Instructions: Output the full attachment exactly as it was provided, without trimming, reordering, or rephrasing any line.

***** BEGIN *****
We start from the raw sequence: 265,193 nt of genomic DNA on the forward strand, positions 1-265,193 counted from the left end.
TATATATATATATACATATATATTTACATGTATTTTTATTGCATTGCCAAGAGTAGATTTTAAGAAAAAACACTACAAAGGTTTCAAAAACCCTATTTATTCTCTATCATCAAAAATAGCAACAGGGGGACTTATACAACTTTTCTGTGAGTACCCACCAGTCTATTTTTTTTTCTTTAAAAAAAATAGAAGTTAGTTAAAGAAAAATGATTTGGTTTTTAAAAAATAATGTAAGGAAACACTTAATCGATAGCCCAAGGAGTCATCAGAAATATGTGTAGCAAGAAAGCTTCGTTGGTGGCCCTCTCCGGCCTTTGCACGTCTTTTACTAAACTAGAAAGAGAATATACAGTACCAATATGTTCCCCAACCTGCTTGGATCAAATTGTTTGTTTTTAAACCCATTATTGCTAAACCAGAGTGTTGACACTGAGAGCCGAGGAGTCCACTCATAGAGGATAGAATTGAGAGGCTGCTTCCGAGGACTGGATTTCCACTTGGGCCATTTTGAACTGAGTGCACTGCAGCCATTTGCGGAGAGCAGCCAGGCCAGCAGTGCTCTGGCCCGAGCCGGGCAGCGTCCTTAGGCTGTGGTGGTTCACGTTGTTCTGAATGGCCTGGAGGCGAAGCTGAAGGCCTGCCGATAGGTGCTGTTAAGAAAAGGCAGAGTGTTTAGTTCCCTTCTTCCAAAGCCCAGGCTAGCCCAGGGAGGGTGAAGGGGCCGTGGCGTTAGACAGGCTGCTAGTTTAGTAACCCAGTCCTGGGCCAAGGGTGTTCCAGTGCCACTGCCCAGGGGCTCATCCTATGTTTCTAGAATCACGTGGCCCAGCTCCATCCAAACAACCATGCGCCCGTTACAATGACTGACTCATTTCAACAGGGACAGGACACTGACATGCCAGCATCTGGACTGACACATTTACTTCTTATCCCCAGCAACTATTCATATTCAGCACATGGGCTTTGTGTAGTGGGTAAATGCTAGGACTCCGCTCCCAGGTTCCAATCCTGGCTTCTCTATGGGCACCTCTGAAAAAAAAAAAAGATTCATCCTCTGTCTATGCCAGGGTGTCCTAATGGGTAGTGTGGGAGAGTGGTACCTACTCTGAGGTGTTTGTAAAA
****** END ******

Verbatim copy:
We start from the raw sequence: 265,193 nt of genomic DNA on the forward strand, positions 1-265,193 counted from the left end.
TATATATATATATACATATATATTTACATGTATTTTTATTGCATTGCCAAGAGTAGATTTTAAGAAAAAACACTACAAAGGTTTCAAAAACCCTATTTATTCTCTATCATCAAAAATAGCAACAGGGGGACTTATACAACTTTTCTGTGAGTACCCACCAGTCTATTTTTTTTTCTTTAAAAAAAATAGAAGTTAGTTAAAGAAAAATGATTTGGTTTTTAAAAAATAATGTAAGGAAACACTTAATCGATAGCCCAAGGAGTCATCAGAAATATGTGTAGCAAGAAAGCTTCGTTGGTGGCCCTCTCCGGCCTTTGCACGTCTTTTACTAAACTAGAAAGAGAATATACAGTACCAATATGTTCCCCAACCTGCTTGGATCAAATTGTTTGTTTTTAAACCCATTATTGCTAAACCAGAGTGTTGACACTGAGAGCCGAGGAGTCCACTCATAGAGGATAGAATTGAGAGGCTGCTTCCGAGGACTGGATTTCCACTTGGGCCATTTTGAACTGAGTGCACTGCAGCCATTTGCGGAGAGCAGCCAGGCCAGCAGTGCTCTGGCCCGAGCCGGGCAGCGTCCTTAGGCTGTGGTGGTTCACGTTGTTCTGAATGGCCTGGAGGCGAAGCTGAAGGCCTGCCGATAGGTGCTGTTAAGAAAAGGCAGAGTGTTTAGTTCCCTTCTTCCAAAGCCCAGGCTAGCCCAGGGAGGGTGAAGGGGCCGTGGCGTTAGACAGGCTGCTAGTTTAGTAACCCAGTCCTGGGCCAAGGGTGTTCCAGTGCCACTGCCCAGGGGCTCATCCTATGTTTCTAGAATCACGTGGCCCAGCTCCATCCAAACAACCATGCGCCCGTTACAATGACTGACTCATTTCAACAGGGACAGGACACTGACATGCCAGCATCTGGACTGACACATTTACTTCTTATCCCCAGCAACTATTCATATTCAGCACATGGGCTTTGTGTAGTGGGTAAATGCTAGGACTCCGCTCCCAGGTTCCAATCCTGGCTTCTCTATGGGCACCTCTGAAAAAAAAAAAAGATTCATCCTCTGTCTATGCCAGGGTGTCCTAATGGGTAGTGTGGGAGAGTGGTACCTACTCTGAGGTGTTTGTAAAA